Nub News columnist Monty Panesar pays tribute to 'Einstein of Cricket' Shane Warne

By Graham Hill

11th Mar 2022 | Local Sport

SHANE Warne, who tragically died last week, was rightly regarded as the Einstein of cricket.

When he famously said "Monty you have played one test match 33 times", many people, not least the media, thought he was spot on.

Street smart intelligence comes from living life, not by reading books in the library. And, I should say that, personally, he was very generous with his cricket advice.

As an international spinner, I think you have something in common with every Test spinner, a bizarre connection.

My journey began in Sydney in 2011 playing for Randwick and Petersen Cricket Club in grade cricket.

The president, Mike Whitney, was pleased I was joining the club. It allowed me to interact with one of my good mates, Greg Matthews.

Matthews became a close friend. By the end of the trip, he gave me the confidence 'to have breakfast with the Queen and hang out with a local punter in the evening'.

Our conversations would always resort back to Warne. He loved talking about him, the cricketer and the man, who would see through your eyes and know who you were as a bloke.

Matthews adored Warne and that made me want to know him.

Matthews introduced me to the poem, 'Man in the Mirror', which includes the lines "It isn't your mother, your father or wife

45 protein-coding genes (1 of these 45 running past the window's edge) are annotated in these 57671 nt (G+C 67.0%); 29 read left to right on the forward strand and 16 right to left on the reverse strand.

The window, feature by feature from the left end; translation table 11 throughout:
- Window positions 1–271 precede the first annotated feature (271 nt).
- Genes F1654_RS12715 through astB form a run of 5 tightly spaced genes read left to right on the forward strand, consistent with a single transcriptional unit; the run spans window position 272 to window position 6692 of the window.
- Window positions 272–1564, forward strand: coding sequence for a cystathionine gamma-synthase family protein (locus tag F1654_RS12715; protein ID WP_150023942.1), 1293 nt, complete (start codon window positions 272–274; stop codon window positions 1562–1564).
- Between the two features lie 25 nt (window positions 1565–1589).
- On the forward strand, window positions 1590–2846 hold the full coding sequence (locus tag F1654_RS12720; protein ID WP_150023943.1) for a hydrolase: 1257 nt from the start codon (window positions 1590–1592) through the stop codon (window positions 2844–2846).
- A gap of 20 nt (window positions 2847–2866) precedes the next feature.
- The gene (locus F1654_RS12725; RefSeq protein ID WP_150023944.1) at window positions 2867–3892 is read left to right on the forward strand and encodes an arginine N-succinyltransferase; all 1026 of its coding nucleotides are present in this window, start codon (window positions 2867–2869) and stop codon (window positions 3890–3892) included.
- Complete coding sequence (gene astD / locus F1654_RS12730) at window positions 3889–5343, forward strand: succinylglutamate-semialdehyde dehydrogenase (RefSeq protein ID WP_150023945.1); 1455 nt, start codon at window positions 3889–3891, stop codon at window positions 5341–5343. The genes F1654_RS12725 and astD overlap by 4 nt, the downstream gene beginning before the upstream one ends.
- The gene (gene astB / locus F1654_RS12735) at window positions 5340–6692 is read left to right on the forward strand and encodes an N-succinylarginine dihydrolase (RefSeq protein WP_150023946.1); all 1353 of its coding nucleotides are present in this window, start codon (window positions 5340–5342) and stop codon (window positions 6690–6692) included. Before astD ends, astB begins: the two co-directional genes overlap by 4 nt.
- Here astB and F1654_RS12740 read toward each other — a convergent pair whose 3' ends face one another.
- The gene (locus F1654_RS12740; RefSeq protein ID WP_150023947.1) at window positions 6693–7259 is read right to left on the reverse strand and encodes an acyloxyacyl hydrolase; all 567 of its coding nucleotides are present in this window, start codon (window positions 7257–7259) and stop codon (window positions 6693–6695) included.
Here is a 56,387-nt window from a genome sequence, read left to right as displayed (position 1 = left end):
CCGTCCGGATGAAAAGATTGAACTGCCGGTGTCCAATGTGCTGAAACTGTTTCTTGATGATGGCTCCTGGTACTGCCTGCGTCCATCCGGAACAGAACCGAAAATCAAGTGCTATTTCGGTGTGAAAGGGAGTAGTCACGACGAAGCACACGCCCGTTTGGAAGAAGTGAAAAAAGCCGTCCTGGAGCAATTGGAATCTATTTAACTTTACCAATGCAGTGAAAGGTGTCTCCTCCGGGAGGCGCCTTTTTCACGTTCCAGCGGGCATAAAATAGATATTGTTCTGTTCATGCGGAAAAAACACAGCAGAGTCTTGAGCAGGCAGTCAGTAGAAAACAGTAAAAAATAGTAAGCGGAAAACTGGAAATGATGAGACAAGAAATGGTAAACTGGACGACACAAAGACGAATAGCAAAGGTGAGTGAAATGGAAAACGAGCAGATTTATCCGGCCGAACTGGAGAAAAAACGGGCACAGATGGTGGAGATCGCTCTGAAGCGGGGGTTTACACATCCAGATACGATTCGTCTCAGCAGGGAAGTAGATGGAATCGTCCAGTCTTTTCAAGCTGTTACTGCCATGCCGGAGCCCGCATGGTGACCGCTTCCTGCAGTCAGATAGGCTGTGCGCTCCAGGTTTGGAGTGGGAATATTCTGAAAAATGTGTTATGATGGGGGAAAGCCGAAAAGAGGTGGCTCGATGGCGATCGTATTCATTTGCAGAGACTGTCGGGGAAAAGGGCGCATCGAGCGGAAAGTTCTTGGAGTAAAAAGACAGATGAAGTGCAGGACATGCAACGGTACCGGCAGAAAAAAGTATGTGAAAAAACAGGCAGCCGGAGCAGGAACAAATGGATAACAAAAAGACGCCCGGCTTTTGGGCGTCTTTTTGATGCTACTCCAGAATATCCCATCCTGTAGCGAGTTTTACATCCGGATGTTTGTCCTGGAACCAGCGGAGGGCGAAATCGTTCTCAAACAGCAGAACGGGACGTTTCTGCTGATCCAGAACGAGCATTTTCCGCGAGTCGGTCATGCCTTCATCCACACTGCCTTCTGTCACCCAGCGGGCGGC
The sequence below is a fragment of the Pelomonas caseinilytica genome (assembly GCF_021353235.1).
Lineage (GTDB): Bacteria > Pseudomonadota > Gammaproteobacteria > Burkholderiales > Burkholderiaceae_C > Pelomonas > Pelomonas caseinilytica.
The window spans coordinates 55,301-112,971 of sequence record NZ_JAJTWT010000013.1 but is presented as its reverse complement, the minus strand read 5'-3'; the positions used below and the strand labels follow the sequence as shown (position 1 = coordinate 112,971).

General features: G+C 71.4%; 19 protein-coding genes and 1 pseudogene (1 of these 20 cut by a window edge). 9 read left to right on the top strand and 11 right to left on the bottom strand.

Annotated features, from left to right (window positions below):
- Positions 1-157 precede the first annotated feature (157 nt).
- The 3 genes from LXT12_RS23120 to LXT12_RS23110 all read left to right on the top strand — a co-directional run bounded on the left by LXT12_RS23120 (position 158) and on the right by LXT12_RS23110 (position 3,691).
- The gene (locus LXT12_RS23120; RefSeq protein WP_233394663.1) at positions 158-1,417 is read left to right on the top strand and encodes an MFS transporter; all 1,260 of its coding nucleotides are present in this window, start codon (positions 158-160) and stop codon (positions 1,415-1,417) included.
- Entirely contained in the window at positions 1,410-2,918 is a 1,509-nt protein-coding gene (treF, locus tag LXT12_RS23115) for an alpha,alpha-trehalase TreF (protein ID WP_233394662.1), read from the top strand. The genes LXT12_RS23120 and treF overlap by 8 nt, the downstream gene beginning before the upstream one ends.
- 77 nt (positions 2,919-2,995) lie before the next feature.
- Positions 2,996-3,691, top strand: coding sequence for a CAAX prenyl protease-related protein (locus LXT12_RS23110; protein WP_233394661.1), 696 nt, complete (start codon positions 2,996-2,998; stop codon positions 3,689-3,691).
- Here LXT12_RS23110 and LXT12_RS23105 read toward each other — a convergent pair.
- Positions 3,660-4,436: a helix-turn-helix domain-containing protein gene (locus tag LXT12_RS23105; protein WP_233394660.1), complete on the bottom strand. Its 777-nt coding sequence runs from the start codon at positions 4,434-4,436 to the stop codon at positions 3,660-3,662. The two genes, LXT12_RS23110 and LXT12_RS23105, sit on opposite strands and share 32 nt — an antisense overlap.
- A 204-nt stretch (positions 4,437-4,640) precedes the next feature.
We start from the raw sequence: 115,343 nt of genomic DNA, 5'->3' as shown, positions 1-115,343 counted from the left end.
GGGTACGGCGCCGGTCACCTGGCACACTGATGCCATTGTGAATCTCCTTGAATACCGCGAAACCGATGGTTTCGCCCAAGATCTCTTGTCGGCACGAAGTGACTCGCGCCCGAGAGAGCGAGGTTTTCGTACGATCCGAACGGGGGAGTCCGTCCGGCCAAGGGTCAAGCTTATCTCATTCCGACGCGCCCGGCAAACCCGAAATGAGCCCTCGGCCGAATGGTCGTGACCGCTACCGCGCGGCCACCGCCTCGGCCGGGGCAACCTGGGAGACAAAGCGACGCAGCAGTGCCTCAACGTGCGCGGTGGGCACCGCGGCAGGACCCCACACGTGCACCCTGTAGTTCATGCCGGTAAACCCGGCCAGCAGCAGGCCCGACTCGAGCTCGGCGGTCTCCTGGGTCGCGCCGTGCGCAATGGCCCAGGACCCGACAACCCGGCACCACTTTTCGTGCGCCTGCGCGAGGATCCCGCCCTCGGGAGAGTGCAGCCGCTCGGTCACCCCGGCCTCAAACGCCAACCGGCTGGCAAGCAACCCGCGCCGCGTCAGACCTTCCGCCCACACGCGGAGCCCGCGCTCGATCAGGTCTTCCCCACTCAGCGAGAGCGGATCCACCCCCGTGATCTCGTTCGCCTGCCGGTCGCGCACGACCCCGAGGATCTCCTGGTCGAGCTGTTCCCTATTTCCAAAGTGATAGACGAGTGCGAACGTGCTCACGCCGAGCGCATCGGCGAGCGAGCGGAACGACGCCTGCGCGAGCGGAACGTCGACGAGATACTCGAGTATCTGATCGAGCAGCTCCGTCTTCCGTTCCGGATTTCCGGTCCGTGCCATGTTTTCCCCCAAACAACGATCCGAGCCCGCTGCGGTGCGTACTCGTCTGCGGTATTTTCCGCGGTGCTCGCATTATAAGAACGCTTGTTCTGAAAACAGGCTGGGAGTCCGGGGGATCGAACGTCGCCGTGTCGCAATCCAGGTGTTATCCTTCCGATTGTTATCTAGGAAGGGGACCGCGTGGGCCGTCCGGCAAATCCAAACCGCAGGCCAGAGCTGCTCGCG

whose judgment upon you must pass, but the man, whose verdict counts most in your life is the one staring back from the glass." I am a believer in the philosophy of 'owning the man in the mirror'. Shane was the living, breathing embodiment of this on the cricket field. As he famously said: "I liked loud music, I smoked, drank and bowled a bit of leg-spin. That's me." In reality Shane Warne was a rockstar of cricket - a once in a lifetime talent. He could win a game of cricket from any position. At the same time, when it was not your day he would be the first to come and shake your hand. There is something about spinners in our game. They create the theatre, win games of cricket, and the team hail you as 'the match winner'. Warne with his 37 five-wicket hauls, over 1,000 international wickets was the first man to 700 Test wickets - and I was his 699th. There are things that we as sportsmen might only dream of achieving, yet he made them a reality. He had a real magic about him. He could party all night, give his friends the time of their life and the next morning go on the field and win a game of cricket. A supremely professional cricketer might be a low maintenance, yes man. Warne was the complete opposite. If he didn't like any coaching methods or ideas, he would be the first to query authority. For instance, he wasn't pleased with a boot camp before the 2005 Ashes series. He had cricketing intelligence in abundance. This comes from experiences in life, living life to its fullest and he was always true to the belief that you either 'go-hard or go home'. He unquestionably went hard with everything life threw at him. We may not see another cricketer like him, but I thank him for being true to himself. We all salute you Warnie and love you for being the man you were.


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